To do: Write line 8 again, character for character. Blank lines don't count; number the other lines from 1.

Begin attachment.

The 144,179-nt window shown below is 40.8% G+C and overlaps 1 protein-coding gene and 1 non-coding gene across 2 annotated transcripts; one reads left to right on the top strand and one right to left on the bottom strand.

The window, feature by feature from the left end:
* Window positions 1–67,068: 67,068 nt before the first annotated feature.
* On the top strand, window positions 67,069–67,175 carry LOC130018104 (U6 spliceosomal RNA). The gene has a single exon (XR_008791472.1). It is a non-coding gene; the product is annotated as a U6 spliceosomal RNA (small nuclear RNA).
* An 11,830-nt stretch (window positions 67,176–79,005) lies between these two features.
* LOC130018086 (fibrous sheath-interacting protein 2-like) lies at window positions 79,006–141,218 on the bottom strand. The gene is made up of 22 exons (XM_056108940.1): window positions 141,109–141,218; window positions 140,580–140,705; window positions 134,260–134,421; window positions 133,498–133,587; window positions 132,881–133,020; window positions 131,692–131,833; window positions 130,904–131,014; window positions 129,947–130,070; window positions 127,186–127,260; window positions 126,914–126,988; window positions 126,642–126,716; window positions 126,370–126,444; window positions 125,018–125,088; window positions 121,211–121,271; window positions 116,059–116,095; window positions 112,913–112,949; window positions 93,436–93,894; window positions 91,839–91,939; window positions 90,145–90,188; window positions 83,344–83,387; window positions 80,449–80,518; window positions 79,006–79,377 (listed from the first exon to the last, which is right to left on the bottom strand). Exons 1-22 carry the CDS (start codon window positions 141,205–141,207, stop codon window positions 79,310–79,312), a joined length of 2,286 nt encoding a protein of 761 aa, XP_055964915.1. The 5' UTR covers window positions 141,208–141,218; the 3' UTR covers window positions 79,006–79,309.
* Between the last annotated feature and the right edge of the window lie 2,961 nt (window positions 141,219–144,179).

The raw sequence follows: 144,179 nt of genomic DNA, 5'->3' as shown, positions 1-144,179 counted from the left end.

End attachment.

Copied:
The raw sequence follows: 144,179 nt of genomic DNA, 5'->3' as shown, positions 1-144,179 counted from the left end.